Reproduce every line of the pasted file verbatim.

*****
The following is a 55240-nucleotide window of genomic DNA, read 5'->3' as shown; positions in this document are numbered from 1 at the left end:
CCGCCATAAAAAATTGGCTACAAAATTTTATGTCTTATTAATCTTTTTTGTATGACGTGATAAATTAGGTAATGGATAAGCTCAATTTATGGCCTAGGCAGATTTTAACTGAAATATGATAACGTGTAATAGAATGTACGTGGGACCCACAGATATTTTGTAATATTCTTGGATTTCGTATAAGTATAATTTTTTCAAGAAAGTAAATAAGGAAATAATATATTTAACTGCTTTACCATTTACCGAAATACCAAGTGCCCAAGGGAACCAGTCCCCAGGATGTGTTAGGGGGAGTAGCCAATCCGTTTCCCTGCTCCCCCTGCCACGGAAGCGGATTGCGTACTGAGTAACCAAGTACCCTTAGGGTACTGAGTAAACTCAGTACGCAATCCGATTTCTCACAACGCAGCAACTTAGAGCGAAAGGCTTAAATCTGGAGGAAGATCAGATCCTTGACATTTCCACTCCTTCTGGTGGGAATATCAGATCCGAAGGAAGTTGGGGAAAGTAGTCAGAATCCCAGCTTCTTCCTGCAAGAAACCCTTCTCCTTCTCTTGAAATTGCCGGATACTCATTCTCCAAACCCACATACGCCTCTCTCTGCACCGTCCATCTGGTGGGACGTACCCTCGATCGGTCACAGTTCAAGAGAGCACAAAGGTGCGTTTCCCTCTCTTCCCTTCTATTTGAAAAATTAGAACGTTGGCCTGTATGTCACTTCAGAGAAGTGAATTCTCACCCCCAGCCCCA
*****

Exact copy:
The following is a 55240-nucleotide window of genomic DNA, read 5'->3' as shown; positions in this document are numbered from 1 at the left end:
CCGCCATAAAAAATTGGCTACAAAATTTTATGTCTTATTAATCTTTTTTGTATGACGTGATAAATTAGGTAATGGATAAGCTCAATTTATGGCCTAGGCAGATTTTAACTGAAATATGATAACGTGTAATAGAATGTACGTGGGACCCACAGATATTTTGTAATATTCTTGGATTTCGTATAAGTATAATTTTTTCAAGAAAGTAAATAAGGAAATAATATATTTAACTGCTTTACCATTTACCGAAATACCAAGTGCCCAAGGGAACCAGTCCCCAGGATGTGTTAGGGGGAGTAGCCAATCCGTTTCCCTGCTCCCCCTGCCACGGAAGCGGATTGCGTACTGAGTAACCAAGTACCCTTAGGGTACTGAGTAAACTCAGTACGCAATCCGATTTCTCACAACGCAGCAACTTAGAGCGAAAGGCTTAAATCTGGAGGAAGATCAGATCCTTGACATTTCCACTCCTTCTGGTGGGAATATCAGATCCGAAGGAAGTTGGGGAAAGTAGTCAGAATCCCAGCTTCTTCCTGCAAGAAACCCTTCTCCTTCTCTTGAAATTGCCGGATACTCATTCTCCAAACCCACATACGCCTCTCTCTGCACCGTCCATCTGGTGGGACGTACCCTCGATCGGTCACAGTTCAAGAGAGCACAAAGGTGCGTTTCCCTCTCTTCCCTTCTATTTGAAAAATTAGAACGTTGGCCTGTATGTCACTTCAGAGAAGTGAATTCTCACCCCCAGCCCCA